What's that, you are asking The Business Press Maven? What's that one practice of the business media that more than any other requires a fathomless level of pomposity, compromised reasoning and disdain for the intelligence of readers and viewers?
Ask me sometime and I'll tell you how I really feel, but it's the trend story.
In this respect, the business media are no different from the media at large, which write about purported trends so frequently that -- well, metaphors fail the situation. Only problem is that out of all the many trends they write about, only the occasional one proves legitimate.
Evidence of a few anecdotes harnessed to several leaps of faith don't always cut it. It is an open joke in the media business -- something that gets reporters and editors elbowing each other in the ribs -- that it takes three examples to declare a trend. The joke to them is what a low standard they hold themselves to, but the joke on investors is that the business media frequently don't even hold themselves to that inadequately set standard.
In fact, if you, as a savvy investor, want to automatically improve your investment performance, just do this: Whenever you are reading some declaration that a trend is afoot, give a bit of extra thought and time before you invest in what is most probably a supposition as thin as reeds. There, nailed a metaphor on that one.
Here's the latest, submitted for your disapproval. Right before the Labor Day weekend I saw a questionable headline from
The Financial Times
: "Home Depot could set buyout tone."
The gist of the article was that for
to save the deal to sell its supply unit to a
private-equity consortium, everyone had to make concessions -- including the private-equity purchasers, who had to add $500 million in equity to the deal.
The upshot after examining this single occurrence? Well, look at that headline: This is going to set the tone! Sellers will have to cut prices to ribbons! As the article concludes in its second-to-last line: "Private equity executives may look at the Home Depot deal as a sign they will have to insert more equity into deals."
In other words, one single case ambles along. But presto! There you have it: A bouncing baby trend is born!
Before you go investing your money accordingly, don't forget that The Business Press Maven and
The New York Times
just got finished
pointing out what a particular case Home Depot was. The deal was a double loser: a leveraged buyout in the housing sector. As such, it could not be representative of all private-equity deals.
But there it was. Despite its particular circumstances and lack of backup evidence -- even in the form of two more examples to make that vaunted three -- Home Depot was setting a trend.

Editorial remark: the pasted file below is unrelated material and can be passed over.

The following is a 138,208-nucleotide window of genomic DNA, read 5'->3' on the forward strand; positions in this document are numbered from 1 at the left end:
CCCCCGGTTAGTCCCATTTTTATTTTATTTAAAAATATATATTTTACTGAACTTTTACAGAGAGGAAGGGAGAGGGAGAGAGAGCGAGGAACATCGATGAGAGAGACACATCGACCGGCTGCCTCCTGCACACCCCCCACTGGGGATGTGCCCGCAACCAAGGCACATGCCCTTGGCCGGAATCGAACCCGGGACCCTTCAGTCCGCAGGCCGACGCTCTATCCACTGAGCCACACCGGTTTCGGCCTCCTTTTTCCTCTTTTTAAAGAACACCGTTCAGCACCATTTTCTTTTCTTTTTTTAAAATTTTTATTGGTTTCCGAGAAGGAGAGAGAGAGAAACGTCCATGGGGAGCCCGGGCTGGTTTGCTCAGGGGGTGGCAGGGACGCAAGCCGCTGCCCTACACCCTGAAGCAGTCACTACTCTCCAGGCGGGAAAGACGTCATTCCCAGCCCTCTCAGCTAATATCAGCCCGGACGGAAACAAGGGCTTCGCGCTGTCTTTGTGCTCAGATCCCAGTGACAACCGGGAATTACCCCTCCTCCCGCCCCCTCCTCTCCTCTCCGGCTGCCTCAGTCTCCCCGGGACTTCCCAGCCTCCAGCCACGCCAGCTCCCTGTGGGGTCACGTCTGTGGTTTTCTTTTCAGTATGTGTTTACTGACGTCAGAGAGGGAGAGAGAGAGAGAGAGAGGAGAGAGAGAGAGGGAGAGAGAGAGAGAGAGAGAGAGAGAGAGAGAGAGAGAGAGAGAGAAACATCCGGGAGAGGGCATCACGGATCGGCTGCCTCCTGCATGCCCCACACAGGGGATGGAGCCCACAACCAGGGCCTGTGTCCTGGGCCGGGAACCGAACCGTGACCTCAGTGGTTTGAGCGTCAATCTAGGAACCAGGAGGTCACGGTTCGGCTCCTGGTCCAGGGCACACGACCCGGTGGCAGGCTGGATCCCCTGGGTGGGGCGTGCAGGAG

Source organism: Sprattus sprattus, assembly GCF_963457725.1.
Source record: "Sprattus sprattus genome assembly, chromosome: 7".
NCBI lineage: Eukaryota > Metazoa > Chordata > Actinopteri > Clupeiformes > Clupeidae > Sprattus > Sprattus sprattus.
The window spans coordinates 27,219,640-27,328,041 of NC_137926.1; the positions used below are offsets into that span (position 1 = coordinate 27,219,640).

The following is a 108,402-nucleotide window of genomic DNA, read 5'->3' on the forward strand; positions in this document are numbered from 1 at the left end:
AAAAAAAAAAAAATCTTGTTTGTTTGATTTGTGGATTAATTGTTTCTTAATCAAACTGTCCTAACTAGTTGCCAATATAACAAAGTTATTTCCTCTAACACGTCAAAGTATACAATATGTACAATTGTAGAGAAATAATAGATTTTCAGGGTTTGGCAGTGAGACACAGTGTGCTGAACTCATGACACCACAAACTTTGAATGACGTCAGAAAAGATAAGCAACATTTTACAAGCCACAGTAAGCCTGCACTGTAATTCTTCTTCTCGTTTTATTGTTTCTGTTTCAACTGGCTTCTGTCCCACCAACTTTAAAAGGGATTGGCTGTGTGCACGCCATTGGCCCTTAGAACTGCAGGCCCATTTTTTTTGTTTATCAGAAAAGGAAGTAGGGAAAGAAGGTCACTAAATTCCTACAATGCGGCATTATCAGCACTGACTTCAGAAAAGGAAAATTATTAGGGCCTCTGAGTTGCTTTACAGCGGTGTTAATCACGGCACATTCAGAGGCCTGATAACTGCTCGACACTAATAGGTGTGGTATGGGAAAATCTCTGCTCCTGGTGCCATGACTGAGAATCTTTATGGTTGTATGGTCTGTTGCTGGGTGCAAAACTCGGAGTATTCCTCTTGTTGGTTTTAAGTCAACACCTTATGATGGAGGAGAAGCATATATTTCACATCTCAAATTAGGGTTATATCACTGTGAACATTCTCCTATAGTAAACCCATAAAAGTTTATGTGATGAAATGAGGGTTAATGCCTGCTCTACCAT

A trend that apparently lasted all of 72 hours. Three days after the Home Depot trend declaration ran,
The Wall Street Journal
this setup in its lead referencing the many concessions and supposed tone that was being set by Home Depot.
"The recent drama over financing for the sale of Home Depot's supply unit was in some ways just a warm-up," the article reads. "An even bigger battle between banks and their clients at private-equity firms looms with the impending sale of
to Kohlberg Kravis Roberts & Co."
Well, uh, guess what?
KKR essentially told the banks to kiss off on any meaningful concessions. They probably gave in on the precise assortment of conference-room Danish for the lawyers and that's about it. And what about that trend, the tone forever set by Home Depot? Wait -- as always when it comes to the business media, it gets better ...
article called "The Month of Reckoning" that ran this weekend in
, the First Data deal was declared "the bellwether." Forget Home Depot. But, once again, no other deal is mentioned.
In this month described as all-important, circumstances will get their marching orders from exactly one very particular deal. And isn't KKR stronger than many buyout players? Should they really stand for the rest, especially alone? The bitter fact, as we see again, is that it doesn't even take three to qualify as a trend. Just one!
And just as others picked up on the idea that Home Depot was emblematic, the flavor of the day on Tuesday proves to be First Data. In its "Ahead of the Tape"
The Wall Street Journal
picks up where
left off this weekend. They describe the First Data deal as "emblematic," adding, "Among all the pending buyouts, the $26 billion deal for First Data will likely set the market's tone."
In other words, once again step to the curb. Time to board the bandwagon of the latest trend declared on little more than a hunch.
In the end, forget Home Depot and First Data. The reader who emails me the next impending deal to be widely declared the start of a trend, will receive the first-ever Business Press Maven "Trendspotter" award. But most of all, remember: Trends and tone-setters are declared millions of times a year. And at least once or twice a year, the articles are even right. So beware. And be aware.
At the time of publication, Fuchs had no positions in any of the stocks mentioned in this column.
A journalist with a background on Wall Street, Marek Fuchs has written the County Lines column for The New York Times for the past five years. He also contributes regular breaking news and feature stories to many of the paper's other sections, including Metro, National and Sports. Fuchs was the editor-in-chief of Fertilemind.net, a financial Web site twice named "Best of the Web" by Forbes Magazine. He was also a stockbroker with Shearson Lehman Brothers in Manhattan and a money manager. He is currently writing a chapter for a book coming out in early 2007 on a really embarrassing subject. He lives in a loud house with three children. Fuchs appreciates your feedback;
to send him an email.